Indian Scientist Jagdish Chandra Bose Biography
Jagadish Chandra Bose was an Indian physicist considered as the father of Bengali science fiction and was the first Indian to get a US patent. Though Jagadish Chandra Bose worked in other fields of science, he is best known for his research into the life of plants.
Jagadish Chandra Bose was a famous biologist, botanist, physicist and archaeologist. Jagadish Chandra Bose was also a writer of science fictions. He discovered that plants, too can feel in their own way. Jagadish Chandra Bose is considered as the `Father of Radio Science`.
His major achievement was to demonstrate the similarity of responses to stimulation between the living and the non-living as well as the fundamental similarity of responses in plant and animal tissues.
Early Life of Jagadish Chandra Bose
Jagadish Chandra Bose was born on the 30th of November, 1858 in Mymensingh now in Bangladesh. His father Bhagawan Chandra Bose was the Deputy Magistrate of Faridpur and also a respected leader of Brahma Samaj.
As Bhagaban Chandra Bose believed that before studying English one must know his or her mother tongue, Acharya Jagadish Chandra Bose was admitted to a vernacular school at the early stage of his education.
Then after he went to Kolkata to began a new chapter in his life at the very tender age of nine. At Kolkata he joined the Hare School in 1869 and then St. Xavier`s school. He was admitted to St. Xavier`s College to study B.A. It was father Eugene Lafont of that college who inspired Jagadish Chandra Bose in the study of natural science of Physics.
Jagadish Chandra Bose went to England for studying medicine at London University after receiving his B.A in science from University of Calcutta in 1879. But he repeatedly fell ill. So he had to discontinue the course.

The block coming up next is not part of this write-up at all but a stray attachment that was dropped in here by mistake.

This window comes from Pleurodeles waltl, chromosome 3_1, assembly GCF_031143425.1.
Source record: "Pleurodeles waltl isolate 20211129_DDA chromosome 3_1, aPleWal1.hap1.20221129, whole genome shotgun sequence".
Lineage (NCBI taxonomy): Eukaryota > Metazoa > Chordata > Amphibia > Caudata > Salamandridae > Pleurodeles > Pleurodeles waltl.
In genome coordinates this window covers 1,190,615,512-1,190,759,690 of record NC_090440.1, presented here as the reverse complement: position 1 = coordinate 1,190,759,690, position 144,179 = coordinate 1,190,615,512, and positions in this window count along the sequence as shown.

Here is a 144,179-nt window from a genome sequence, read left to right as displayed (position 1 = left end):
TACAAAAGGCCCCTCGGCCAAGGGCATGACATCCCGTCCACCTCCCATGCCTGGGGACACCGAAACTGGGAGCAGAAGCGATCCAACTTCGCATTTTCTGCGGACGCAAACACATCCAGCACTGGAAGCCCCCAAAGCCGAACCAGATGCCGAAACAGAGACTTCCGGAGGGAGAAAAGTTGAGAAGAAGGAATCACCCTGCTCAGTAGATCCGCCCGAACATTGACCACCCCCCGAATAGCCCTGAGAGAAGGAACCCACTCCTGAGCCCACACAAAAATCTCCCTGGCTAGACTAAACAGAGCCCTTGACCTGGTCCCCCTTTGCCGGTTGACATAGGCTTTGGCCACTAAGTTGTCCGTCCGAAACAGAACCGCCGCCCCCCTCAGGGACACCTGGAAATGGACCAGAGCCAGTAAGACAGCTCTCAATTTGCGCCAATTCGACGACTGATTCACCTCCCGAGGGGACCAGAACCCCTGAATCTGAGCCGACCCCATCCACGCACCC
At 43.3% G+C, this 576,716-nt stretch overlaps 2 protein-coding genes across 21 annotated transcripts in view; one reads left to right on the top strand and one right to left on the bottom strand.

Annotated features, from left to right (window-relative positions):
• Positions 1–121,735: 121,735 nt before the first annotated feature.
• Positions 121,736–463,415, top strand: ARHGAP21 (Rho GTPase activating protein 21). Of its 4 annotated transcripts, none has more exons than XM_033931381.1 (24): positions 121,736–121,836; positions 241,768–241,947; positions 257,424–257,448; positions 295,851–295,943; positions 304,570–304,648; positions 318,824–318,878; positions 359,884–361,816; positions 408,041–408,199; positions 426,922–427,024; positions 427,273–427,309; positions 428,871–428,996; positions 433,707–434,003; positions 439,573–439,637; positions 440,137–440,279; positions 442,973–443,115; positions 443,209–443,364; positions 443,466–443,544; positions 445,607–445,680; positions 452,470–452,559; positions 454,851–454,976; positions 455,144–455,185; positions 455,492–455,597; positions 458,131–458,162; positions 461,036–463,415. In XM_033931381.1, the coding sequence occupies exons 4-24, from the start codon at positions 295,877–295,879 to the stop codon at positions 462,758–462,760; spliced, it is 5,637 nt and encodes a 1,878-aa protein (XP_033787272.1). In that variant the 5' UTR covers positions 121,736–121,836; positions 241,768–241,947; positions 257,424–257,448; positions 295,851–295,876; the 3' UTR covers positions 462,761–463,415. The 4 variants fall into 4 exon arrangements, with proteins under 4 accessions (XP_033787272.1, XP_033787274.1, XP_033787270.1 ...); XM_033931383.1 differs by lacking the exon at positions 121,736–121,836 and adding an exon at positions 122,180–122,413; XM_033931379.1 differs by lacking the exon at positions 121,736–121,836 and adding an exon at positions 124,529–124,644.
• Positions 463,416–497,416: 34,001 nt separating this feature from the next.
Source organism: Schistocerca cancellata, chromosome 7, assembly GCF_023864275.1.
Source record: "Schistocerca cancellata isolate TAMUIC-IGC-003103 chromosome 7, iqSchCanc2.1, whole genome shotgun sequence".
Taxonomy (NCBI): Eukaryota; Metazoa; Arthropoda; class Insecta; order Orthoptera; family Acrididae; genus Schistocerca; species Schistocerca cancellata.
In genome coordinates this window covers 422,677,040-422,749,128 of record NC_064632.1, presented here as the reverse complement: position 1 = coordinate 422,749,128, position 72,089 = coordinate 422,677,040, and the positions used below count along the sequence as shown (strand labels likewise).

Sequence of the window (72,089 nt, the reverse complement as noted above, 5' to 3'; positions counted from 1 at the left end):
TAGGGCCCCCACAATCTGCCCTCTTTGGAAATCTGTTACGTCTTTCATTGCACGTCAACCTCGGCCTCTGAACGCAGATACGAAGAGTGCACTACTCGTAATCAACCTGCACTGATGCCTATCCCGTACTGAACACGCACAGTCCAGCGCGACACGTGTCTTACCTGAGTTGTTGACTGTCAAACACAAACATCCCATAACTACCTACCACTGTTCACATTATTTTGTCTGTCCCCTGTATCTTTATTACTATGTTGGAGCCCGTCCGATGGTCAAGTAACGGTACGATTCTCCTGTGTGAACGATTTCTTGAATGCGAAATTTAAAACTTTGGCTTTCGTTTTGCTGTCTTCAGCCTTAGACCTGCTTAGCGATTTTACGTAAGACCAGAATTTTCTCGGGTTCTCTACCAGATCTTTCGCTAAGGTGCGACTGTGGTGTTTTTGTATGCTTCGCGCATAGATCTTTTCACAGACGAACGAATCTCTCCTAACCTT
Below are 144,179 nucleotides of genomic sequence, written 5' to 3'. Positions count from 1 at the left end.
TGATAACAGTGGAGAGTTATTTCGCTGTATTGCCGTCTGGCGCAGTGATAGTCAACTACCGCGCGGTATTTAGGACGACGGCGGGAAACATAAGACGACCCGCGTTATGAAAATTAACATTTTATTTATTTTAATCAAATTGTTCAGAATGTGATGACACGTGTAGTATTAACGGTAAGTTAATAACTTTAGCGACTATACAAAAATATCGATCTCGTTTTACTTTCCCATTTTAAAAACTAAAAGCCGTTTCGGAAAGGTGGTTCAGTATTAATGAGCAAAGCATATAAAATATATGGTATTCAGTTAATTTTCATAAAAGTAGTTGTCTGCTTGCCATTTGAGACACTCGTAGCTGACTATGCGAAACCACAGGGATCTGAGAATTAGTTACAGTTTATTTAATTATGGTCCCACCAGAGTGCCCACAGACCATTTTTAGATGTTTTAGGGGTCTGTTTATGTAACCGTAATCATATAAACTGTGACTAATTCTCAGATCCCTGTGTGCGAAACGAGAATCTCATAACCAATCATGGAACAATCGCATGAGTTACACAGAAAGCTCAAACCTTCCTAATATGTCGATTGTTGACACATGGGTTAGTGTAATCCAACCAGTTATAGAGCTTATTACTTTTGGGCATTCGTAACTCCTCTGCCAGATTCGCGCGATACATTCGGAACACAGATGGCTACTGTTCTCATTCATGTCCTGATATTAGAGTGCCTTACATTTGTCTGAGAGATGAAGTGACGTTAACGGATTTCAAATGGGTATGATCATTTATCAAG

Through the recommendation of Ananda Mohan Bose, his brother-in-law, he then studied Natural Science in Christ Church College, Cambridge. He received the natural science Tripos from Cambridge. He passed the Bachelor of Science Examination of London University also.
Personal Life of Jagadish Chandra Bose
In 1887, Jagadish Chandra Bose got married to Abala. She was the daughter of Brahmo reformer Durga Mohan Das. Earlier, Abala was denied admission to Calcutta Medical College as female students were not accepted in the college then.
She went to Chennai in 1882 on Bengal government scholarship to study medicine but had to give up because of ill health. Abala Bose was a social worker well-known for her efforts in the field of women`s education and for her contribution towards the poor condition of widows.
Career of Jagadish Chandra Bose
Jagadish Chandra Bose was back in India. He joined as the professor of Physics of the Presidency College, Kolkata. At that time, the Indian teachers in the college were paid one third of what the British teachers were paid. So Jagadish Chandra Bose refused his salary but worked for three years. He could not even get the scientific instruments that were required for research. This did not continue for long.
Jagdish Chandra Bose was acknowledged and given the full salary. His was an alert mind, always on the look out for new ideas. To widen his knowledge and discover new things, he wanted to do research. Jagadish Chandra Bose had no laboratory and he did not have the instruments. Even the college did not have a suitable laboratory. He had to perform his researches in a small 24 square foot room.